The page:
Sandra Leaton Gray, David Scott and Euan Auld—Institute of Education, University of London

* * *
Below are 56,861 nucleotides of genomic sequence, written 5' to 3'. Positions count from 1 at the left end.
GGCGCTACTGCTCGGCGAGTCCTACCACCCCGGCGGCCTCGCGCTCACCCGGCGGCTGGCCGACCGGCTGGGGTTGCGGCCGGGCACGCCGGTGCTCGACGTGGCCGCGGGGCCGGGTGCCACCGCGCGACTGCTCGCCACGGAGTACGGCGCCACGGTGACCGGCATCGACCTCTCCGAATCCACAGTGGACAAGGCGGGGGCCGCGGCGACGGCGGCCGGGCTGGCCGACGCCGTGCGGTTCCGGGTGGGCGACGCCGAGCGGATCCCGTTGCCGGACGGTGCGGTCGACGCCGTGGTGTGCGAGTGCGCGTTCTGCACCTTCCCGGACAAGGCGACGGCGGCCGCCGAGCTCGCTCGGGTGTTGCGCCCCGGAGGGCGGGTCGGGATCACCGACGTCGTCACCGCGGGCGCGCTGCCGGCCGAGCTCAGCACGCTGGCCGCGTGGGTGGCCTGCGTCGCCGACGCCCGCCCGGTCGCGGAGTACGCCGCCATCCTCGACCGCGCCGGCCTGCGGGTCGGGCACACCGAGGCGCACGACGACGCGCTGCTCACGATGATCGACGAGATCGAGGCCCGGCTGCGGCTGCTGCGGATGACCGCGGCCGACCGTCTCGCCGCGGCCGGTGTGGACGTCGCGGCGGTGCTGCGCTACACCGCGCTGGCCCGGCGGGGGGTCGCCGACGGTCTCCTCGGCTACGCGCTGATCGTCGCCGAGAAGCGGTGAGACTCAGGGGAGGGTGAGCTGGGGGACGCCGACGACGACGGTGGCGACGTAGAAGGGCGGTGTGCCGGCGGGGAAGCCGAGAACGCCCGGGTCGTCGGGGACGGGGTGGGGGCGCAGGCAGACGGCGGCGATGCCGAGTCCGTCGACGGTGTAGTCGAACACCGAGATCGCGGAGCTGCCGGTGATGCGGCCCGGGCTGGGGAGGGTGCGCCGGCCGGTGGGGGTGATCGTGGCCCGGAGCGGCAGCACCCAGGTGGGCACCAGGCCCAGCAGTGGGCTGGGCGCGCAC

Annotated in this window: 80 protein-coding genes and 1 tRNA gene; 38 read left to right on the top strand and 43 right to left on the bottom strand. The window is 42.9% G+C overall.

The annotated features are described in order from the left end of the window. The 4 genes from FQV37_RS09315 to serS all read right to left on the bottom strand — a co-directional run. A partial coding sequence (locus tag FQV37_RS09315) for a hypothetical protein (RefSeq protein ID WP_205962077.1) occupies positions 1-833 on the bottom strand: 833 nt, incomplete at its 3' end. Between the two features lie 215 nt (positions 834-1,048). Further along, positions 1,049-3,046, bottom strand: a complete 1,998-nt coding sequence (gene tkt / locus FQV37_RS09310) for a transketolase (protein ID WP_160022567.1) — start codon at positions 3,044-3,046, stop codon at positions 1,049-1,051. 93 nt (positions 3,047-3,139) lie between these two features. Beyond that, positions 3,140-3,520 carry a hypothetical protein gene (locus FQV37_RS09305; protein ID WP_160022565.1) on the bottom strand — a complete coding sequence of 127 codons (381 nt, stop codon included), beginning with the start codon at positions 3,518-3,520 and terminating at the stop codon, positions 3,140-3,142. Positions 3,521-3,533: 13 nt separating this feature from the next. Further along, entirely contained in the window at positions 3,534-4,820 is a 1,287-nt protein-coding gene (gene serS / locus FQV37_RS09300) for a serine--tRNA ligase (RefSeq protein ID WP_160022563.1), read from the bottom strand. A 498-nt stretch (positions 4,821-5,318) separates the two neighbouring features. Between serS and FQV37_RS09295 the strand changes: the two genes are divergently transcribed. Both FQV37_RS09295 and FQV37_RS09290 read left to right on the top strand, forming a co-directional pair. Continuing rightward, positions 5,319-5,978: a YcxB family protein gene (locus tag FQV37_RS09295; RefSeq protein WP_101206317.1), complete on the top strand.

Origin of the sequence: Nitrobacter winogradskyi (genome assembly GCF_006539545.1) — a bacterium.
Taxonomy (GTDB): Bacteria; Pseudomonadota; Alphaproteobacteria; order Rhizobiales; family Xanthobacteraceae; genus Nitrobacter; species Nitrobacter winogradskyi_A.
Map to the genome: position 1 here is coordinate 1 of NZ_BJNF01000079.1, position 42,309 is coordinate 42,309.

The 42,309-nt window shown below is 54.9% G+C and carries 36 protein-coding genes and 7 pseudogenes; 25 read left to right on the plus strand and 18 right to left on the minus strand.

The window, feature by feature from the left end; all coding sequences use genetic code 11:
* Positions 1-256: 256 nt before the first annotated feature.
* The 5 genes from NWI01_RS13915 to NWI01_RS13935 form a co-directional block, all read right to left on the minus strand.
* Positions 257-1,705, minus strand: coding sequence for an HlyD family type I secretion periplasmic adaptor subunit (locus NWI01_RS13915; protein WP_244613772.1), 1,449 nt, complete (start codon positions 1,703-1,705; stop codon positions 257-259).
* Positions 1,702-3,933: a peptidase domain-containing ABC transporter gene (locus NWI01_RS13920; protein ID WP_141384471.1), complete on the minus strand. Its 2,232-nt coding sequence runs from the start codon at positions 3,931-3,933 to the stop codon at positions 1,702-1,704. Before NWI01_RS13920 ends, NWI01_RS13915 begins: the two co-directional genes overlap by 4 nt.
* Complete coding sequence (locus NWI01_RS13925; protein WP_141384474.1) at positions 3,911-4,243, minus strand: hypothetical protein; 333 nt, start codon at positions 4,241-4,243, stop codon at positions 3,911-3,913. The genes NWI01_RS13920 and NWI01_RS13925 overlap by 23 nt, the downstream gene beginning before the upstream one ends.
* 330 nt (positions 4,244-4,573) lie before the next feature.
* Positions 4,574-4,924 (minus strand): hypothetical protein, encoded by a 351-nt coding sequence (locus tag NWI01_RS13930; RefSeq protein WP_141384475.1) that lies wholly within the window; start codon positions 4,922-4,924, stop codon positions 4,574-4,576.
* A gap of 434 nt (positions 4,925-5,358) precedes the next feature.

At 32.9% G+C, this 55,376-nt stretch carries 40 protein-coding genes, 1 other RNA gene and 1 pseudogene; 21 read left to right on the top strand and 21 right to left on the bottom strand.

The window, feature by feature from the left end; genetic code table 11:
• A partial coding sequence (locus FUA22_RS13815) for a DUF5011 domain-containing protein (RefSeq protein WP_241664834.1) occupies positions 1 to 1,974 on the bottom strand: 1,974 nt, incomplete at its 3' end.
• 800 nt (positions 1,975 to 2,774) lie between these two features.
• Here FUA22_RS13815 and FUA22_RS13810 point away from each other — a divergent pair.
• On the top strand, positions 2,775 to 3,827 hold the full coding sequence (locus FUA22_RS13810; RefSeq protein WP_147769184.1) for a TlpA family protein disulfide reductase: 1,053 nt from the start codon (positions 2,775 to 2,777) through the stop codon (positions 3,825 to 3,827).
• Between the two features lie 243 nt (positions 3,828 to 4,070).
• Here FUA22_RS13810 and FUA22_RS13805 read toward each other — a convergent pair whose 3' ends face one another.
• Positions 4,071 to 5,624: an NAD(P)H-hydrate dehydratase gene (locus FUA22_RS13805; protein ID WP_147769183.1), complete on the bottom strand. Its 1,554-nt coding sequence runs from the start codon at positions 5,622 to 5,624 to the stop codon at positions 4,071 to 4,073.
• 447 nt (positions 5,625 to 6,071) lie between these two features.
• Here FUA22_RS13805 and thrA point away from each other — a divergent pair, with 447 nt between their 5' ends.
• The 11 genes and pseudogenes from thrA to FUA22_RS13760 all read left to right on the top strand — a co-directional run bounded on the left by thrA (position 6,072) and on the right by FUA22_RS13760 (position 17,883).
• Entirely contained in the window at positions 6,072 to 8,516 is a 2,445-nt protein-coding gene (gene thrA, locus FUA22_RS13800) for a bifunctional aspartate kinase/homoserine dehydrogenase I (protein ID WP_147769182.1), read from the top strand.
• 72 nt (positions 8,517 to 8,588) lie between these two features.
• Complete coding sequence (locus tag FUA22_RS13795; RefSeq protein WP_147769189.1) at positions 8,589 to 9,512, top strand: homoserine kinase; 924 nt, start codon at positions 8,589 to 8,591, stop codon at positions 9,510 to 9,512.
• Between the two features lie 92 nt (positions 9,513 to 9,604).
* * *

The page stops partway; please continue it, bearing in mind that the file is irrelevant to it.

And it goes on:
This report examines the development and revision of curriculum in countries, regions and jurisdictions around the world. In addition, it provides examples to inform the International Baccalaureate’s (IB) own curriculum development. The researchers identified thirteen countries and jurisdictions that would serve as productive locations for learning in relation to curriculum development and reform: Finland; Massachusetts, USA; Scotland; Ontario, Canada; Netherlands; Mexico; Germany; England; Chile; Singapore; New Zealand; Victoria, Australia; and Queensland, Australia. The first phase of the study included the collection of information about the characteristics of curriculum reform in these sites. In the second phase, the researchers investigated the characteristics of the IB’s curriculum development in relation to the selected sites. The study suggests that, in the six locations, reform processes are generally ad hoc and initiated by governments to address particular problems. In contrast, the IB employs a defined and structured seven-year curriculum review process. The authors, however, caution against review guidelines that are overly complex and detailed, which may result in a form of “guideline exhaustion”.